Survey Map Series no. 119.

Bell, O. G., 1924, A preliminary report on the clays of Florida (exclusive of Fuller's earth): Florida Geological
Survey 15th Annual Report, p. 53 266.

Berry, E. W., 1916, The flora of the Citronelle formation: U. S. Geological Survey Professional Paper 98, p.

Braunstein, J., Huddlestun, P., and Biel, R., 1988, Gulf Coast Region, Correlation of Stratigraphic Units of
North America (COSUNA) Project: American Association of Petroleum Geologists, Tulsa, OK.

Florida Geological Survey

Bridge, J., and Berdan, J., 1952, Preliminary correlation of the Paleozoic rocks from test wells in Florida and
adjacent parts of Georgia and Alabama: American Association of State Geologists, 44th Annual Meeting
Fieldtrip Guidebook, p. 29-38.

Bridges, W. C., and Davis, D. R., 1972, Floods of September 20- 23, 1969, in the Gadsden County area, Florida:
Florida Bureau of Geology Information Circular no. 79, 37 p.

Calver, J. L., 1949, Florida Kaolins and Clays: Florida Geological Survey Information Circular no. 2, 50 p.

,1957, Mining and mineral resources: Florida Geological Survey Bulletin 39, 132 p.

Campbell, K. M., 1986, The industrial minerals of Florida: Florida Geological Survey Information Circular no.
102, 94 p.

Cathcart, J. B., and Patterson, S. H., 1983, Mineral resource potential of the Farles Prairie and Buck Lake
roadless areas, Marion County, Florida: U. S. Geological Survey Map Series MF-1591B.

Chen, C. S., 1965, The regional lithostratigraphic analysis of Paleocene and Eocene rocks of Florida: Florida
Geological Survey Bulletin 45,105 p.

Chowns, T. M., and Williams, C. T., 1983, Cretaceous rocks beneath the Georgia coastal plain regional
implications, in Gohn, G. S., ed., Studies related to the Charleston, South Carolina earthquake of 1886-
tectonics and seismicity: U. S. Geological Survey Professional Paper 1313L, 42 p.

Clark, W. B., 1915, The Brandywine formation of the middle Atlantic coastal plain: American Journal of
Science, Series 4, p. 499-506.

Clewell, A. F., 1971, Geobotany of the Apalachicola River region: Florida Department of Natural Resources,
Marine Research Publication no. 26, p. 6-15.

Cole, W. S., 1944, Stratigraphic and paleontologic studies of wells in Florida, no. 3: Florida Geological Survey
Bulletin 6,188 p.

Cooke, C. W., 1939, Scenery of Florida interpreted by a geologist: Florida Geological Survey Bulletin 17,118

1945, Geology of Florida: Florida Geological Survey Bulletin 29, 339 p.

and Mansfield, W. C., 1936, Suwannee Limestone of Florida (abstract): Geological Society of
America, Proceedings for 1935, p. 71-72.

and Mossom, S., 1929, Geology of Florida: Florida Geological Survey 20th Annual Report, p.

Cummings, U., 1899, American rock cement: U. S. Geological Survey Annual Report 20,1898-99, p. 547-550.

Dall, W. H., 1892, Contributions to the Tertiary fauna of Florida with special reference to the Miocene silex
beds of Tampa and the Pliocene of the Caloosahatchee River: Wagner Free Institute of Science
Transactions, v. 3, p. 1-1645, pt. 2.

1898, A table of North American Tertiary horizons, correlated with one another and with those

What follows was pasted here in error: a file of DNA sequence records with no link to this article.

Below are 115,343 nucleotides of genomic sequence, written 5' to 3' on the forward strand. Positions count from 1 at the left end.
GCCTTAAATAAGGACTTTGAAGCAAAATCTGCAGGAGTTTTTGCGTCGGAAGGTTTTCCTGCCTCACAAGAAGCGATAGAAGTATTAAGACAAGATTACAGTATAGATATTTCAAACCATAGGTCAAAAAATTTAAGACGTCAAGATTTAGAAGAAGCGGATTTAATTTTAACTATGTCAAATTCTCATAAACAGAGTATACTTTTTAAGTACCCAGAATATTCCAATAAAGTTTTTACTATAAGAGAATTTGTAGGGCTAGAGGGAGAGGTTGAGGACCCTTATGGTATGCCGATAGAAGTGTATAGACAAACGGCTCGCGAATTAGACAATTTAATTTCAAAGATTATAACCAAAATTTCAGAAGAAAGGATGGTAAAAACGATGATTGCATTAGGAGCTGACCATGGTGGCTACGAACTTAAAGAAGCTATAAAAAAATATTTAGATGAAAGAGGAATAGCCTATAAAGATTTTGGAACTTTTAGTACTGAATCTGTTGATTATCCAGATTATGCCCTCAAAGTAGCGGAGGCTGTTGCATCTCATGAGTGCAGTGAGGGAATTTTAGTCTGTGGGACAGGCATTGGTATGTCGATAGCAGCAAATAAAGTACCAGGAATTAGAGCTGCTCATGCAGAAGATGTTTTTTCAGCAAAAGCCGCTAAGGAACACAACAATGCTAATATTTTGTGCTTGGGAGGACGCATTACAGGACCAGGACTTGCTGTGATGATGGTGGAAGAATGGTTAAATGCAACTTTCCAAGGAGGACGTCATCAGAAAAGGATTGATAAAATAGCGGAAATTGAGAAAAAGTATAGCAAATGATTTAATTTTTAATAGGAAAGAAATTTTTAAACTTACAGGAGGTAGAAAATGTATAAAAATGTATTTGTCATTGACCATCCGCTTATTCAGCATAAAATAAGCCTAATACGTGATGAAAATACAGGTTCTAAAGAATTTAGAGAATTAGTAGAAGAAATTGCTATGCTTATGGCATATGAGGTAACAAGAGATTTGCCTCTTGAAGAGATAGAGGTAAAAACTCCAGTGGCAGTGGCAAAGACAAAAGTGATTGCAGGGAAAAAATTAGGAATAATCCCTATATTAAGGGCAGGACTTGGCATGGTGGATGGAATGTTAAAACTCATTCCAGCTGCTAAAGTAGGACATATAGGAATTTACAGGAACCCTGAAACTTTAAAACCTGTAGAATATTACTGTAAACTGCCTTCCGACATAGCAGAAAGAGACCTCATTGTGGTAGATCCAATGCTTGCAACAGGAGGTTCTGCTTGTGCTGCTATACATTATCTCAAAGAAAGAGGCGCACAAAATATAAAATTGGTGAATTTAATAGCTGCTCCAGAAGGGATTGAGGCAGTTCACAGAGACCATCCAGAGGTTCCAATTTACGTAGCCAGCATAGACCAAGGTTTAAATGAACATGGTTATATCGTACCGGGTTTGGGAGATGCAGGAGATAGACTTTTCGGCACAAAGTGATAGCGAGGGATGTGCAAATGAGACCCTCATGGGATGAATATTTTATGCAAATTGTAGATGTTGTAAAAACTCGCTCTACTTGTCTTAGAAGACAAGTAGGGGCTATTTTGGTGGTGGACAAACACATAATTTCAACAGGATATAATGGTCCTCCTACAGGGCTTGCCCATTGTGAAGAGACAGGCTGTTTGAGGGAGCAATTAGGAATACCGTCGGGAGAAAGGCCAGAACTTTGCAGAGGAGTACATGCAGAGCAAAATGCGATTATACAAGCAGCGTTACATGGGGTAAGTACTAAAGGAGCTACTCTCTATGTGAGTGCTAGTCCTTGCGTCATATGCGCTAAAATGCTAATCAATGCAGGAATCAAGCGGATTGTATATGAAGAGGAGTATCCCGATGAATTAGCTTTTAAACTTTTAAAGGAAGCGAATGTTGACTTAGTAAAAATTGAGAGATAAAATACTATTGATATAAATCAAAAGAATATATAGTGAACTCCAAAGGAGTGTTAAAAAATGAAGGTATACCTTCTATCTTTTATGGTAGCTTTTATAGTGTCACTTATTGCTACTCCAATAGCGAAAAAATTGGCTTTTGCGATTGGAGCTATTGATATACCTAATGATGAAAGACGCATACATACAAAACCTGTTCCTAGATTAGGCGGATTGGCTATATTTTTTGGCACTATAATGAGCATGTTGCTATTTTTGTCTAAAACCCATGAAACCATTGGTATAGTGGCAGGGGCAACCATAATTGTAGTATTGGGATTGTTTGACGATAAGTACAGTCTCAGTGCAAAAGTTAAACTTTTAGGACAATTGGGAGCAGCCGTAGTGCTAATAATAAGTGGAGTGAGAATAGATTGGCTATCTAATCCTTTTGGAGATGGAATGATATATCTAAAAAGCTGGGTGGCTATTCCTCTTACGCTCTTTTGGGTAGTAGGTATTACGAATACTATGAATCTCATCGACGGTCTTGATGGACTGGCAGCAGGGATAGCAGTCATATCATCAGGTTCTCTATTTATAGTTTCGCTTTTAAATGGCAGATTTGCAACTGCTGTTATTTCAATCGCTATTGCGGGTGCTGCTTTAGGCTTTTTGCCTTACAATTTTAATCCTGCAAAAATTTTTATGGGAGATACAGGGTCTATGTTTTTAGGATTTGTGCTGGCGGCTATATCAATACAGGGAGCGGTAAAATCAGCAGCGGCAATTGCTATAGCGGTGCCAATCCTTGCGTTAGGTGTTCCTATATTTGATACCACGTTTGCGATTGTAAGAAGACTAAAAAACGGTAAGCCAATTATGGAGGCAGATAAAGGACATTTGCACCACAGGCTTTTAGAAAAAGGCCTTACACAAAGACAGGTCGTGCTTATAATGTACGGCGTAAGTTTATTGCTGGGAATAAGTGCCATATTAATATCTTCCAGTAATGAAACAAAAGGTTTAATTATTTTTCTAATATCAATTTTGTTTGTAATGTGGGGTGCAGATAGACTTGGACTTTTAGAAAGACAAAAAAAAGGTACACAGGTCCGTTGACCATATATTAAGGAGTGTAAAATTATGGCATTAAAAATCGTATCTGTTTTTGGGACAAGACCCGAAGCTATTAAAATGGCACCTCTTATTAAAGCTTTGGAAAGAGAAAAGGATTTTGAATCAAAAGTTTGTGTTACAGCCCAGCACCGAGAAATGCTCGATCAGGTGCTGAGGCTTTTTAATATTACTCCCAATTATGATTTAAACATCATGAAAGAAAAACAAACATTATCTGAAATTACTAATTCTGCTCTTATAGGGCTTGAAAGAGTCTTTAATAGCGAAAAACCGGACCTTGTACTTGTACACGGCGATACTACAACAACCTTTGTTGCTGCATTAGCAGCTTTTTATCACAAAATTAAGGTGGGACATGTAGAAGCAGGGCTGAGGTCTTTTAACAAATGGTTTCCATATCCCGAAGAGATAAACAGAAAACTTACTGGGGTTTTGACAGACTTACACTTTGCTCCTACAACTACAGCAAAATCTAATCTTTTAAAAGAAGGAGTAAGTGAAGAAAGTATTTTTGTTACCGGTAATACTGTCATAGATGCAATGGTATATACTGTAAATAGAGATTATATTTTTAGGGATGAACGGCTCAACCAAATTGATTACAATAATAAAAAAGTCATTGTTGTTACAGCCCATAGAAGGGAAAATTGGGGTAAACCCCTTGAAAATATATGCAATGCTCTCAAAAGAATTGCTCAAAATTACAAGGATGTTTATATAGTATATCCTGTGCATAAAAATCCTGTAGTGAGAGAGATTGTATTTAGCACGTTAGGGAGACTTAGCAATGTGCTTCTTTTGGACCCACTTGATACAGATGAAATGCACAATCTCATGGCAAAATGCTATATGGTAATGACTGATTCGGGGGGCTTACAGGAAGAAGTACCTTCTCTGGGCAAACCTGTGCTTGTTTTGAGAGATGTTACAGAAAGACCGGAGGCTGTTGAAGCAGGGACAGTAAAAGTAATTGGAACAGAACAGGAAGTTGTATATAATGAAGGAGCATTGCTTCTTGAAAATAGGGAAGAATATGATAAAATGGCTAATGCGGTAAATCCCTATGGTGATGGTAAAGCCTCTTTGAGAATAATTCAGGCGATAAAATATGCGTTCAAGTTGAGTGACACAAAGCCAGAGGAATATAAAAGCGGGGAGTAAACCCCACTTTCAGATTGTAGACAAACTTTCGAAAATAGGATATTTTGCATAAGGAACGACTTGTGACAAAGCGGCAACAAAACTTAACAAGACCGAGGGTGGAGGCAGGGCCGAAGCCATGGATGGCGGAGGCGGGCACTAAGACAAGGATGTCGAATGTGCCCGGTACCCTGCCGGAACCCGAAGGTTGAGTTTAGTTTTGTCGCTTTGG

of western Europe, with annotations: U. S. Geological Survey 18th Annual Report, Part II, p. 344.

Bulletin No. 62

and Harris, G. D., 1892, Correlation papers, Neocene: U. S. Geological Survey Bulletin 84,349

and Stanley-Brown, J., 1894, Cenozoic geology along the Apalachicola river: Geological
Society of America Bulletin, v. 5, p. 147-170.

Dallmeyer, R. D., 1987, 4Ar/3Ar age of detrital muscovite in the coastal plain basement of Florida: Implica-
tions for West African terrane linkages: Geology, v. 15, p. 998-1001.

Deussen, A., 1914, Geology and underground waters of the southeastern part of the Texas coastal plain: U.
S. Geological Survey Water Supply Paper 335.

Doering, J. A., 1935, Post-Fleming surface formations of coastal southeast Texas and south Louisiana:
American Association of Petroleum Geologists Bulletin, v. 19, no. 5, p. 651-688.

1956, Review of the Quaternary Surface formations of the Gulf coast: American Association of
Petroleum Geologists Bulletin, v. 40, p. 1816-1862.

1960, Quaternary surface formations of the southern part of the Atlantic Coastal Plain: Journal
of Geology, v. 68, p. 182-202.

Finch, J., 1823, Geological essay on the Tertiary formation in America: American Journal of Science, v. 7, p.

Gremillion, L. R., 1964, Geology of Gadsden County, Florida [masters thesis]: Florida State University,
Tallahassee, 82 p.

1966, The Chattahoochee exposure, in Geology of the Miocene and Pliocene series in the north
Florida south Georgia area: Southeastern Geological Society, Twelfth Annual Field Trip guidebook,
p. 35-36.

Harper, R. M., 1914, Geography and vegetation of northern Florida: Florida Geological Survey 6th Annual
Report, p. 163-451.

Healy, H. G., 1975, Terraces and shorelines of Florida: Florida Bureau of Geology Map Series 71.

Hendry, C. W., Jr., and Sproul, C. R., 1966, Geology and ground-water resources of Leon County, Florida:
Florida Geological Survey Bulletin 47,178 p.

and Yon, J. W., Jr., 1958, Geology of the area in and around the Jim Woodruff reservoir: Florida
Geological Survey Report of Investigation no. 16, p. 1-52.

and Yon, J. W., Jr., 1967, Stratigraphy of Upper Miocene Miccosukee Formation, Leon and